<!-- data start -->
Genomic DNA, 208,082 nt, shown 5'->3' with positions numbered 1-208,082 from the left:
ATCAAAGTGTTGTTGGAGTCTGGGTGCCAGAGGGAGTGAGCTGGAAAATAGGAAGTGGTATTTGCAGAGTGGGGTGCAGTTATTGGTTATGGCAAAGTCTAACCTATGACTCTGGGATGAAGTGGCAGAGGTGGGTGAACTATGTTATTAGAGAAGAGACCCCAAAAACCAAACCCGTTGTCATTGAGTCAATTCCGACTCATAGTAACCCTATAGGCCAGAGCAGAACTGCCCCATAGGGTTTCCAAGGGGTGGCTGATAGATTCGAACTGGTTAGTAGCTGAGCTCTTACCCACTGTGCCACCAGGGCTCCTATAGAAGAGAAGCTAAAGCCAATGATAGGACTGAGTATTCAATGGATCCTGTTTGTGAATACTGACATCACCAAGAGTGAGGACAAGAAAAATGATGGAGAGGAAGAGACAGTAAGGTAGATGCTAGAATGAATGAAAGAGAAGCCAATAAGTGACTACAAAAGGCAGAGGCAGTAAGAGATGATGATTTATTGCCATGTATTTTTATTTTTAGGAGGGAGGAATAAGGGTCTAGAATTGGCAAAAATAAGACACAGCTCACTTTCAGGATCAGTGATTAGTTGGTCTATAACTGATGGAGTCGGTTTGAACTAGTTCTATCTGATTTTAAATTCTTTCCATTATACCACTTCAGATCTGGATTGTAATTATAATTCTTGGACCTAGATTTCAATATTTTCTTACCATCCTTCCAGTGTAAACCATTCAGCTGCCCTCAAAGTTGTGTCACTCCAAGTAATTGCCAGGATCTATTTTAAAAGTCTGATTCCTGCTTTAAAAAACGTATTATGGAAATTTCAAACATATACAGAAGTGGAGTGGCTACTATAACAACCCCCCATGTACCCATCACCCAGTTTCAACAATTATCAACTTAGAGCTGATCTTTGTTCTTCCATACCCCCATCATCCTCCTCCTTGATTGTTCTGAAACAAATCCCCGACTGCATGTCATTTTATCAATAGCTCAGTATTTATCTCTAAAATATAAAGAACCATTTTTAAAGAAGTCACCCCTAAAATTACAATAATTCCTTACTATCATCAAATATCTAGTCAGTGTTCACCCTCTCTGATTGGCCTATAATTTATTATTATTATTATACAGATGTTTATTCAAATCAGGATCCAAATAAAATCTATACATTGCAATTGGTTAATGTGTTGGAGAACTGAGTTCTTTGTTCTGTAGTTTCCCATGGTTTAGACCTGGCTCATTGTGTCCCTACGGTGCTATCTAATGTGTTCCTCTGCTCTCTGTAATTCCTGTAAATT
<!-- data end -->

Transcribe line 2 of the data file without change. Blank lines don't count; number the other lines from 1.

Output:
ATCAAAGTGTTGTTGGAGTCTGGGTGCCAGAGGGAGTGAGCTGGAAAATAGGAAGTGGTATTTGCAGAGTGGGGTGCAGTTATTGGTTATGGCAAAGTCTAACCTATGACTCTGGGATGAAGTGGCAGAGGTGGGTGAACTATGTTATTAGAGAAGAGACCCCAAAAACCAAACCCGTTGTCATTGAGTCAATTCCGACTCATAGTAACCCTATAGGCCAGAGCAGAACTGCCCCATAGGGTTTCCAAGGGGTGGCTGATAGATTCGAACTGGTTAGTAGCTGAGCTCTTACCCACTGTGCCACCAGGGCTCCTATAGAAGAGAAGCTAAAGCCAATGATAGGACTGAGTATTCAATGGATCCTGTTTGTGAATACTGACATCACCAAGAGTGAGGACAAGAAAAATGATGGAGAGGAAGAGACAGTAAGGTAGATGCTAGAATGAATGAAAGAGAAGCCAATAAGTGACTACAAAAGGCAGAGGCAGTAAGAGATGATGATTTATTGCCATGTATTTTTATTTTTAGGAGGGAGGAATAAGGGTCTAGAATTGGCAAAAATAAGACACAGCTCACTTTCAGGATCAGTGATTAGTTGGTCTATAACTGATGGAGTCGGTTTGAACTAGTTCTATCTGATTTTAAATTCTTTCCATTATACCACTTCAGATCTGGATTGTAATTATAATTCTTGGACCTAGATTTCAATATTTTCTTACCATCCTTCCAGTGTAAACCATTCAGCTGCCCTCAAAGTTGTGTCACTCCAAGTAATTGCCAGGATCTATTTTAAAAGTCTGATTCCTGCTTTAAAAAACGTATTATGGAAATTTCAAACATATACAGAAGTGGAGTGGCTACTATAACAACCCCCCATGTACCCATCACCCAGTTTCAACAATTATCAACTTAGAGCTGATCTTTGTTCTTCCATACCCCCATCATCCTCCTCCTTGATTGTTCTGAAACAAATCCCCGACTGCATGTCATTTTATCAATAGCTCAGTATTTATCTCTAAAATATAAAGAACCATTTTTAAAGAAGTCACCCCTAAAATTACAATAATTCCTTACTATCATCAAATATCTAGTCAGTGTTCACCCTCTCTGATTGGCCTATAATTTATTATTATTATTATACAGATGTTTATTCAAATCAGGATCCAAATAAAATCTATACATTGCAATTGGTTAATGTGTTGGAGAACTGAGTTCTTTGTTCTGTAGTTTCCCATGGTTTAGACCTGGCTCATTGTGTCCCTACGGTGCTATCTAATGTGTTCCTCTGCTCTCTGTAATTCCTGTAAATT